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The Freakonomics books have come to stand for something: challenging conventional wisdom; using data rather than emotion to answer questions; and learning to think differently about how the world works. Now Levitt and Dubner have gathered up what they’ve learned and turned it into a readable and practical toolkit for thinking smarter, harder, and different – thinking, that is, like a Freak.
The Nobel Prize-winning developmental biologist was among the first to challenge the idea that a cell’s fate was irreversibly determined. His demonstration that the nuclei of differentiated cells could be ‘reprogrammed’ has ultimately led to successful cloning of mammals, and has provided the basis for much of modern stem cell research.
Within weeks of taking office in December 1905, British Prime Minister Henry Campbell-Bannerman and his Foreign Minister Edward Grey agreed to allow the General Staff to enter into detailed talks with their French counterparts about sending an expeditionary force to France in the event of a German attack. Neither the Cabinet nor Parliament were informed…
The newspaper editor was among a group of friends who regularly met Freud for breakfast over a ten-year period. He recalls Freud’s stories of death threats, escaping the Nazis, falling out with his brother Clement, hating his mother, escaping the Krays and painting the Queen. And he recounts how Freud spoke candidly about dancing with Garbo and painting Kate Moss naked. An intimate portrait of one of the great British artists.
The Norwegian writer’s six-volume autobiographical novel My Struggle is one of the great masterpieces of contemporary literature. He discusses volume 3, Boyhood Island. ‘It’s unbelievable. I need the next volume like crack. It’s completely blown my mind.’ – Zadie Smith. He is the winner of the 2014 Hay Festival Medal for Prose.
Owen’s The Quick is a macabre gothic mystery set in Yorkshire and fin de siècle London. Sedgwick’s A Love Like Blood is a dark, compelling thriller about how a man’s life can change in a moment; about where the desire for truth – and for revenge – can lead; about love and fear and hatred. And it is also about the question of blood. They talk to Sameer Rahim.
The Baby Boom: How It Got That Way (And It Wasn’t My Fault) (And I’ll Never Do It Again)
The American satirist rips up the generation that said with a straight face, ‘We are the world’. What’s so funny about peace, love and understanding? Ask the generation responsible for the fall of the Berlin Wall and their knickers. Those who put their faith in the Kyoto Accord and disco. Who dropped out of the capitalist system and popped back again in time to cause a global financial crisis.
The author of The Pain and the Privilege: The Women in Lloyd George’s Life recounts Lloyd George’s turbulent time as Chancellor of the Exchequer in 1914, preparing Britain for war and discusses Britain's political, diplomatic and industrial reactions to the beginning of the Great War with the journalist John Kampfner and the historian Kenneth O Morgan, author of The Age of Lloyd George, The Oxford History of Britain, Rebirth of a Nation and the forthcoming Revolution to Devolution. Chaired by Guto Harri.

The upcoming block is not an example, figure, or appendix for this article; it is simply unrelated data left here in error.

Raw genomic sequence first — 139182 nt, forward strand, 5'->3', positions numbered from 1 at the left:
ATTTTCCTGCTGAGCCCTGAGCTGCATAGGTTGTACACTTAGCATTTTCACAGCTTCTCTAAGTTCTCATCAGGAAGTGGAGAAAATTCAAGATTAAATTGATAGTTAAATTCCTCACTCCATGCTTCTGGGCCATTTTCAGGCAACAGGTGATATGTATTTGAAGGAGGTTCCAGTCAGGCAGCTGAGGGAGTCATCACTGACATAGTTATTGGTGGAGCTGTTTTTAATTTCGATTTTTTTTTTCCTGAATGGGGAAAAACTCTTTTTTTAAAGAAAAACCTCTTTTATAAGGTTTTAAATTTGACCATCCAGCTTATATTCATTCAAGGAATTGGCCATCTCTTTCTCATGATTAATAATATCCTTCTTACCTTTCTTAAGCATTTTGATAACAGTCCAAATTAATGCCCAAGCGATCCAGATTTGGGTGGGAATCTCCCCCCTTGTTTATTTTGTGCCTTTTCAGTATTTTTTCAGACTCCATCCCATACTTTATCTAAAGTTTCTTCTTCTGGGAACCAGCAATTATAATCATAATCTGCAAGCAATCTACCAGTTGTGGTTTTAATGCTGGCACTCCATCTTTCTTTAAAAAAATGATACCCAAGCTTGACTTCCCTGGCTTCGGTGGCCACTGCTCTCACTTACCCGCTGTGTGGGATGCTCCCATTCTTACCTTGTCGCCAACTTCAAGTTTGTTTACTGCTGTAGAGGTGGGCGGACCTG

Most of us would like to be happier. Dolan defines this as experiencing more pleasure and/or purpose for longer. He describes how being happier means allocating attention more efficiently; towards those things that bring us pleasure and purpose and away from those that generate pain and pointlessness. Easier said than done, of course, and certainly easier said than thought about. But behavioural science tells us that most of what we do is not so much thought about; rather, it simply comes about. So by clever use of priming, defaults, commitments and social norms, you can become a whole lot happier without actually having to think very hard about it. You will be happier by design.
The quixotic journey of John Evans, his search for a lost tribe and how, fuelled by fantasy and (possibly) booze, he accidentally annexed a third of North America. See also event 178.
The Emeritus Professor of Politics at Oxford introduces his masterly and authoritative survey of political leadership over the last hundred years – from Churchill and Hitler to Margaret Thatcher and Tony Blair – and debunks the myth that it is only the strong, single-minded leader who makes a difference. Chaired by the Labour candidate for London Mayor.
The novelist discusses his superbly controlled emotional thriller – a tale of passion, betrayal and conscience set in post-war Germany. Perfect for anyone who loved Atonement, Captain Corelli’s Mandolin or Anna Karenina.
An inspirational story of how a local Hereford girl aged 8 dared to dream big and make it onto the podium in Australia representing Team GB in rowing ten years later. It was a test of physical and mental strength.
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The Lost Gods takes up where The Sleeping Army left off, transporting us back to Francesca Simon’s brilliantly-imagined modern Norse England. Freya has been to Hel and back but the gods are looking for celebrity…